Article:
Soymilk Drinkers Ahoy! 7


Gary Steel tries a proudly Australian organic soymilk and gags on gloop.

The offending product

The offending product

DOWN HERE IN the Antipodes, it’s hard to find a good soymilk.
Go back more than 10 years, and NZ used to get organic Vitasoy directly from Hong Kong, in both 1-litre containers and convenient snack-sized portions. And it tasted great – the thickest, creamiest soymilk I’ve ever experienced.
Then the Aussies got their hands on the brand, and we couldn’t get the original Hong Kong version anymore. The snack-sized containers disappeared from NZ supermarket shelves, and for some reason that I still find bizarre, the Australians decided that the 1-litre boxes had to be thinner and taller. This made the milk more difficult to pour, and led to much cussing and swearing from this loyal customer, because it was all too easy to fail in one’s quest to open a box without making a mess. Sometimes, the opening tab failed altogether, and I had to resort to a savage attack from knife or scissors.

“The ‘milk’, possibly because it was so comparatively watery, had a slightly glue-type smell/taste, on some occasions more apparent than others.”

But the worst thing about the Aussie version of Vitasoy was that despite advertising the product as being the same as the original Hong Kong product, the formula was clearly different: it didn’t taste as good, and it was less thick, and less creamy. The ‘milk’, possibly because it was so comparatively watery, had a slightly glue-type smell/taste, on some occasions more apparent than others.
Even more disappointing is the fact that the Aussie license-holders have never responded to consumer requests to alter the formula. My complaints certainly went unanswered, except for a terse email saying that because they were Aussie beans grown in Aussie conditions, they would automatically taste different. Right then.

Inferior Aussie Vitasoy

Inferior Aussie Vitasoy

Other potential replacements for Vitasoy came and went, but nothing proved to be up to the task. Too many of the soymilk products aren’t organic. While I don’t doubt that soy is a miracle product, and I’m not at all worried about the propaganda that it might make my man-boobs swell, I’m still not willing to drink soymilk made by pesticide-laced soybeans, or risk the possibility of ingesting ‘milk’ from GM soy. So sorry, Sanitarian, So Good is off my menu – and it tastes pretty lame, anyway.

“I’m not at all worried about the propaganda that it might make my man-boobs swell.”

So then, I was pretty excited when I spotted a new product in the supermarket: Australia’s Own Premium (Organic) Soy.
While I despise this tendency that Australians have to get all excited about having its own products, and then marketing them to their poorer cousins (us Kiwis) as though we give a rat’s ass that they’re “Australia’s own”, I thought that because of its organic status, and its reasonably affordable price, it was worth a punt.
I was wrong. Australia’s Own Premium Soy tastes okay, although like the Australian-licensed Vitasoy, the flavour lacks the creaminess and delicious rounded taste of the Hong Kong Vitasoy.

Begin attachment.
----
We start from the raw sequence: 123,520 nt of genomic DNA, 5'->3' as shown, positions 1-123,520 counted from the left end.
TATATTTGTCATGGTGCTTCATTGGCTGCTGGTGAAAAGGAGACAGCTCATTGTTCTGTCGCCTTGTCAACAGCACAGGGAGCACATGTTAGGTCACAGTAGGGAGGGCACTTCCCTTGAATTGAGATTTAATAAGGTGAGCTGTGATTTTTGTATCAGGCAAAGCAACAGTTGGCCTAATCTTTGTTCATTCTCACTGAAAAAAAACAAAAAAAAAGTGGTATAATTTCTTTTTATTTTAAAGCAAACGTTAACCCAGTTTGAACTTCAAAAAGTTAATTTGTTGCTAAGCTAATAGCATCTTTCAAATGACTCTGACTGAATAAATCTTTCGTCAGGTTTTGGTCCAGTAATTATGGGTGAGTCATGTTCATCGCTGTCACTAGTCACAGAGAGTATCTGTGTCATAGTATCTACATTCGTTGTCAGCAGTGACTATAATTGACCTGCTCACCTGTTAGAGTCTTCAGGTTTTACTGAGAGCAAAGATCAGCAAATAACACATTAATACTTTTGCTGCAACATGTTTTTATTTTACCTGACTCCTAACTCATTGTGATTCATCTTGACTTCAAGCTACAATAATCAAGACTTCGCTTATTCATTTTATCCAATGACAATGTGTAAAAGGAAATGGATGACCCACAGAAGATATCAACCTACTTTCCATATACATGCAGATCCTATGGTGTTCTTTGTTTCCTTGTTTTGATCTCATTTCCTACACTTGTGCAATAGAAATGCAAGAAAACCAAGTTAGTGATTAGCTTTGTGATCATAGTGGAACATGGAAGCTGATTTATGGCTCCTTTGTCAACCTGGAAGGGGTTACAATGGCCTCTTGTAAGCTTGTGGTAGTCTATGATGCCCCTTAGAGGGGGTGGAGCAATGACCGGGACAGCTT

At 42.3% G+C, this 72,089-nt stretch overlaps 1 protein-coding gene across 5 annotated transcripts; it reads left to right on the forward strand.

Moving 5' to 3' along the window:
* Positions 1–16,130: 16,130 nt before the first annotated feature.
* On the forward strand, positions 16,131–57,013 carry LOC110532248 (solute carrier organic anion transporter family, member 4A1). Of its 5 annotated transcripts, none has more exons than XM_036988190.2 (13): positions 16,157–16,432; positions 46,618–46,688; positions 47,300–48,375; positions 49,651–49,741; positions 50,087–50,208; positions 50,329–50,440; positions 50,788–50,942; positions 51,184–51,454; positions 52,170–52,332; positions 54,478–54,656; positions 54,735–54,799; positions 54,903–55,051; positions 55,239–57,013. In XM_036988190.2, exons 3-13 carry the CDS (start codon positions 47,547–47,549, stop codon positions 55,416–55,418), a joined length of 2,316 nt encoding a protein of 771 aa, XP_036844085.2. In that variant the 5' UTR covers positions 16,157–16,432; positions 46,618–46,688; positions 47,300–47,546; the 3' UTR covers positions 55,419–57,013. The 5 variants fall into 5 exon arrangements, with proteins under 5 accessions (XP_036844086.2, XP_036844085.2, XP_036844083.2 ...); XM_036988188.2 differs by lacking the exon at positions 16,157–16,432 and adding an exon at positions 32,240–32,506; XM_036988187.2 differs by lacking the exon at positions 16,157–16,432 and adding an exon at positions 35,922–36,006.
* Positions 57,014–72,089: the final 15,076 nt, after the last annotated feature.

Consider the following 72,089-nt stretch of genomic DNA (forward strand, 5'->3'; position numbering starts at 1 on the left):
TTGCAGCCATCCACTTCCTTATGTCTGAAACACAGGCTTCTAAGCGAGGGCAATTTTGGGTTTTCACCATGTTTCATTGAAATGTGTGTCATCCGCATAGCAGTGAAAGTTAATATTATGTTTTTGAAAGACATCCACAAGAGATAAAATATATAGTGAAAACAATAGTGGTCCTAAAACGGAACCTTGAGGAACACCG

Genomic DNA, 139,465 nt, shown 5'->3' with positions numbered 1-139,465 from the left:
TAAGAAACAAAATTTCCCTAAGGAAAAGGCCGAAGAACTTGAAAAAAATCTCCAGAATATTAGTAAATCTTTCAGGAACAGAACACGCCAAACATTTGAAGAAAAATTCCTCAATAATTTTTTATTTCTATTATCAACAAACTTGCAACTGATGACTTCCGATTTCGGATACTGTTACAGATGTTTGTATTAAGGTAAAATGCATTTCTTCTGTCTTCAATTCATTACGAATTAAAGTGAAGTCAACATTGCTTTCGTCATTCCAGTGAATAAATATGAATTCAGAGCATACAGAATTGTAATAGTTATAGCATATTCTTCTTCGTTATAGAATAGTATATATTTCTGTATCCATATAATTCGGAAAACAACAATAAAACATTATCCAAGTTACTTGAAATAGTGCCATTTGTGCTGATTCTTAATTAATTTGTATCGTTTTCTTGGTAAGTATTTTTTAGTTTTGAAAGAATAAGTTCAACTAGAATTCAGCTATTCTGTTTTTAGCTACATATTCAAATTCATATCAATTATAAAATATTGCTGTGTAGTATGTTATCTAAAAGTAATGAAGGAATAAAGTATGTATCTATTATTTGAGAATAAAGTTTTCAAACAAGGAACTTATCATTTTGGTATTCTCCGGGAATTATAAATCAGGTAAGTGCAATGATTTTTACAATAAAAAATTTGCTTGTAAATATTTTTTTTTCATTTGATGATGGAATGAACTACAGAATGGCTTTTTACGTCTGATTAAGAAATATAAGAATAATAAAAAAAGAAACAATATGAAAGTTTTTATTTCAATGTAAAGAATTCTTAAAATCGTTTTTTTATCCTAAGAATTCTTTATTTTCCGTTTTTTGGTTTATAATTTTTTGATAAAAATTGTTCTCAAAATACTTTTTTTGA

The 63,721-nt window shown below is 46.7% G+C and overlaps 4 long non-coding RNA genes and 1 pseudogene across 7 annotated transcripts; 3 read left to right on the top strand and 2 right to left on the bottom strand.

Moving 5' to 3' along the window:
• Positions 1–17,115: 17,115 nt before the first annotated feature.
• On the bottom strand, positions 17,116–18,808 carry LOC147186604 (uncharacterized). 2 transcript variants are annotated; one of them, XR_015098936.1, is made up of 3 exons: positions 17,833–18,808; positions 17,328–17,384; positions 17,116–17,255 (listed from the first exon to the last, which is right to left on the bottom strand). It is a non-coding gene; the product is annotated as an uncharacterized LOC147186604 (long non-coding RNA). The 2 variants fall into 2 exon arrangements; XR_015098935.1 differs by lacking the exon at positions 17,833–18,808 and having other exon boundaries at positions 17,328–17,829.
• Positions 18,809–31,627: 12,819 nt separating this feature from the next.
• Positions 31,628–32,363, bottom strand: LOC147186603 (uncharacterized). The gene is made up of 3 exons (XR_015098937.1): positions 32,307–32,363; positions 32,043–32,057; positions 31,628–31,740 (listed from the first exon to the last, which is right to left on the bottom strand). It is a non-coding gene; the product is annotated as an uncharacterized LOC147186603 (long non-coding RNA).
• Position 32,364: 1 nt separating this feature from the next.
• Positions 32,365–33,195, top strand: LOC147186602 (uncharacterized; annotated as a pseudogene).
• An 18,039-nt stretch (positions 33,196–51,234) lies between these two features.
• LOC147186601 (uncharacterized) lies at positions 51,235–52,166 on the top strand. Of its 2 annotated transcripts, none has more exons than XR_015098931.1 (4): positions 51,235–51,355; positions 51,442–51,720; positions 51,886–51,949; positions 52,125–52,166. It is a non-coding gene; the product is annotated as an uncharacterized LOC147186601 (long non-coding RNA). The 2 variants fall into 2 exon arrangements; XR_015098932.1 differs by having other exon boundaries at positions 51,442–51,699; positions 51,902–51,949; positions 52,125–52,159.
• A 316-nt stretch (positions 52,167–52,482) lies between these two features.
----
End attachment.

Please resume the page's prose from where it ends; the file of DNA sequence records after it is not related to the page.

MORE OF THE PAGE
It’s a bit thin and watery, and soon enough I was to find out why: the ‘body’ of the soy all drifts to the bottom of the package, making what I can only describe as a gelatinous gloop on the bottom.
I had to throw away the last centimetres of that first package, because it simply wouldn’t pour; it was that solid. So I re-read the package, which said to make sure to shake it to avoid sedimentation. So I bought a few more packets, and followed the instructions. Glug on the bottom, regardless of shaking. I don’t know quite how to explain the thick slime at the bottom, but it’s pretty disgusting.
In my naivety, I thought that perhaps it was just a problem with a particular batch, so I emailed the makers of Australia’s Own Soy, Freedom Foods. Notwithstanding the dubious grammar, to their credit, they replied straight away; not to their credit was the answer:

Thank you for contacting Freedom Foods with your feedback regarding Australia’s Own Premium Soy.

We appreciate you taking the time to notify us about the issue you had with our product it is always a good idea to contact the company directly. We take all feedback seriously and all comments are passed onto the manufacturing teams.

Sedimentation can happen because we use whole soy beans which are milled to a flour and then water is added. Some batches may vary from time to time. However the product is still fine to consume.

Should you have any further question we now have a great new website for you, www.freedomfoods.com.au. It has up to date product information such as where to buy our products, nutritional information and you can also search through our frequently asked questions.

Regards,

Wendy McFarlane
Consumer Relations

I don’t know about you, dear reader, but I find that reply lacking in just about every way. It acknowledges that sedimentation may occur, and explains why it might happen, but doesn’t acknowledge that it’s any kind of ongoing problem, or offer any suggestions. It says that the product is still fine to consume, although from my perspective, having a couple of inches of gloopy slime at the bottom of each product means that it doesn’t go anywhere near to being up to scratch. In fact, you would have to be a fool to try and consume the gloopy slime (and you’d have to cut the package open to access it, anyway) which means that you’re not even getting the quantity of actual soymilk you’re paying for.